While Ireland has been developing into a multi-cultural society for some years, it’s taken the domestic music scene a while to catch up. Of late, however, the likes of the Notas, Simi Crowns, Rocstrong, Unwinding Cables, Yong Buddha and more have broken new ground. D.F.F. are of a slightly more mature vintage but are also creating a sound that reflects the modern state of the nation. Its three main members have all been around the block yet find a new combination of sounds here.
Vyvienne Long you’ll know, both from her work with Damien Rice and playing solo, while Dave Flynn has moved between the worlds of trad and classical to chamber pop. Niwel Tusumbu, meanwhile, has been flying the flag for African culture in Ireland longer than most and it’s his contribution that, at its best, sets Pouric Songs apart. ‘Mad For You’ swings the record into view, a boy / girl duet set to a musical background that darts here and there, anchored by Tsumbu’s joyous jit jive guitar. ‘Phantom Moves’ and ‘Skin To The Bone’ repeat the trick and already you’re hooked. Driven by the four piece rhythm section, D.F.F. sound like the most natural thing in the world.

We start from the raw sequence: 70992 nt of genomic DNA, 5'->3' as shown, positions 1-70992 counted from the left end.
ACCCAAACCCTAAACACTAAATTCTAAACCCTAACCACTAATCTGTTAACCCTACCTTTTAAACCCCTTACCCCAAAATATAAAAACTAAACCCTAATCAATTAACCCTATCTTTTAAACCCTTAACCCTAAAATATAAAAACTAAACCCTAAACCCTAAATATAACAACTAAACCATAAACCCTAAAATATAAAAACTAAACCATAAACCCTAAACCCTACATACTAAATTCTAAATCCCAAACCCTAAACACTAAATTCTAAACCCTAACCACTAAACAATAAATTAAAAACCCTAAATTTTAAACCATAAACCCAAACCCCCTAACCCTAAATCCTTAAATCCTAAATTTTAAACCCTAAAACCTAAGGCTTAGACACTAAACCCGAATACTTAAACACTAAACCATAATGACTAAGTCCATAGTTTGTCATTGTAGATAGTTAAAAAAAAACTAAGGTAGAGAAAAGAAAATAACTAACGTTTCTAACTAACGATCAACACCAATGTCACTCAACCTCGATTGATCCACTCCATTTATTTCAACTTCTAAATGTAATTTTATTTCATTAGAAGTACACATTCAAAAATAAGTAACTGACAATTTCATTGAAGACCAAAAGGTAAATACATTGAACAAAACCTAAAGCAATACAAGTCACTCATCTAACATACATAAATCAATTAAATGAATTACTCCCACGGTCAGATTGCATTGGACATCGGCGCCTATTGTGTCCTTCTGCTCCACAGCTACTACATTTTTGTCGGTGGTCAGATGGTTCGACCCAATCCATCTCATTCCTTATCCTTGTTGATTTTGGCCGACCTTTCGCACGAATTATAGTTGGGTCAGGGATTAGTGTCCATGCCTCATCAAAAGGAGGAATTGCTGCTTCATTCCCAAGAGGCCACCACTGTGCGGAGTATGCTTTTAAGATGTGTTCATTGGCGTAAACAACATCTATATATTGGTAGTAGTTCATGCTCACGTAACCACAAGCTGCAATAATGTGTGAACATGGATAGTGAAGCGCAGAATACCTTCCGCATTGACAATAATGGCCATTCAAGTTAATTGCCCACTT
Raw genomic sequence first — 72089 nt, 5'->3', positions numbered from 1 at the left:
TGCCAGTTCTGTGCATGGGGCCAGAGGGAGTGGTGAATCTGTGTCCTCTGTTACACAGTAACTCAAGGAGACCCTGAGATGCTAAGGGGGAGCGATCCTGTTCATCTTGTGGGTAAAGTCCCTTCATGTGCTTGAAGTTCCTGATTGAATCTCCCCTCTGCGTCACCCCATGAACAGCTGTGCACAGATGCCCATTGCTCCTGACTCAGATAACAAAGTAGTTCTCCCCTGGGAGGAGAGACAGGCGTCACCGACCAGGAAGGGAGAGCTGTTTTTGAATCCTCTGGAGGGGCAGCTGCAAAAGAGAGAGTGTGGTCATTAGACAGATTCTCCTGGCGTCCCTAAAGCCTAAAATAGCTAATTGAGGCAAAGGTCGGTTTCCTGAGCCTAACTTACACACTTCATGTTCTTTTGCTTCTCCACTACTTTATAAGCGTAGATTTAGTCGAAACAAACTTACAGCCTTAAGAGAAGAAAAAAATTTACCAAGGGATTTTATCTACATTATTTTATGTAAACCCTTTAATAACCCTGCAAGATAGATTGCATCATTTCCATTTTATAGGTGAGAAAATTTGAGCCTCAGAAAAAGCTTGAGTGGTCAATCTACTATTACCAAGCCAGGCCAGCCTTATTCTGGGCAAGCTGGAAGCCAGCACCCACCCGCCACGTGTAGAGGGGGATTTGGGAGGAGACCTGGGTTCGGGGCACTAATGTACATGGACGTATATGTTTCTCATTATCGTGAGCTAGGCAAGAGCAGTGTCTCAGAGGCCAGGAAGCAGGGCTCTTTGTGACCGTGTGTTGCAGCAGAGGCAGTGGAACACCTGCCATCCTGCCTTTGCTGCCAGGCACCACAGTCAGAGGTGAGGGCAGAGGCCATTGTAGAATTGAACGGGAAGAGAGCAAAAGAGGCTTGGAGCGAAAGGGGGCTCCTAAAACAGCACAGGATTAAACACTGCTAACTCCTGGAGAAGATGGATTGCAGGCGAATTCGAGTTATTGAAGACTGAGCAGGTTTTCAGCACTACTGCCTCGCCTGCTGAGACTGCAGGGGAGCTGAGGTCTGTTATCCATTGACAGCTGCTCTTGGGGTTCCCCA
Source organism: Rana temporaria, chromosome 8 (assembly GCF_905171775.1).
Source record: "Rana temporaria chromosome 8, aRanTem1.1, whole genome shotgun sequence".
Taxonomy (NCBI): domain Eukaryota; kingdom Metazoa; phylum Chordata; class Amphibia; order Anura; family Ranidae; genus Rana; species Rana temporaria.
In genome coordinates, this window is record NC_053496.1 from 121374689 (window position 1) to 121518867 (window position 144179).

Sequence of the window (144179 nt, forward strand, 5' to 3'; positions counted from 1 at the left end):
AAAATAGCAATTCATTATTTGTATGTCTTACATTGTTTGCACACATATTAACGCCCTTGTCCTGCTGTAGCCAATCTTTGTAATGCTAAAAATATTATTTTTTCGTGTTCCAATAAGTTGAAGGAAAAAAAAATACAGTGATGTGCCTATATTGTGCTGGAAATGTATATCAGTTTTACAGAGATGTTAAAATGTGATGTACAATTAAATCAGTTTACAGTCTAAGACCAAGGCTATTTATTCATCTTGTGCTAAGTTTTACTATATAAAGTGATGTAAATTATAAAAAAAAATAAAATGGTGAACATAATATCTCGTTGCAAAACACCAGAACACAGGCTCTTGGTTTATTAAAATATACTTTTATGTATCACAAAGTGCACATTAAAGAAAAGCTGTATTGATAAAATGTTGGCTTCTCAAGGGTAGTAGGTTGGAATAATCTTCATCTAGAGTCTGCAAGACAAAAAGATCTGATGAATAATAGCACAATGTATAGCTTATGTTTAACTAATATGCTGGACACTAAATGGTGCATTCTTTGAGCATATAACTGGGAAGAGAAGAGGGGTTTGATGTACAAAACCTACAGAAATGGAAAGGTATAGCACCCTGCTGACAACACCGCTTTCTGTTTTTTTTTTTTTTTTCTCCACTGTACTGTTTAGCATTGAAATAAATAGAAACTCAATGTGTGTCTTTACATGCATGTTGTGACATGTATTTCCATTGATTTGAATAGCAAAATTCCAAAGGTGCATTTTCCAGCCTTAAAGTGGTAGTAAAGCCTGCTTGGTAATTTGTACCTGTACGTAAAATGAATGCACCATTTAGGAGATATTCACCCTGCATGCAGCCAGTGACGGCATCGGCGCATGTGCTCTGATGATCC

There’s still a long way to go, however. Twelve tracks long (and with many coming in at over six minutes), D.F.F. leave plenty of room to stumble and unfortunately they don’t always stay on their feet. Having set up an impressive opening, the record loses its way. The main problem is Flynn who, as chief songwriter and vocalist, has a lot to carry and isn’t quite up to the task. ‘Woodlands’ is frankly awful, a meandering mess with woeful lyrics from Flynn’s writing partner Pádraic Ó’Beirn – “the sky is wearing silk pyjamas, waiting for the moon”. What started off with so much life and energy sadly runs out of ideas and ends up more cringe worthy than invigourating. Tsumbu and Long do their best, but the source material often falls far too short.
Recorded at such notable studios as Real World and Grouse Lodge it all sounds sumptuous but you can’t help feel that someone should haven taken the project, pared it right back and emerged with a short, sharp, thrilling record. Instead, it sags in too many places. One look at the production credit, a certain Dr Dave, gives you a suggestion of why that might be. Not without its fair share of great moments, the overall effect is diluted far too often and what could have been a companion piece to The Gloaming record (yes, that good) ends in a confused muddle.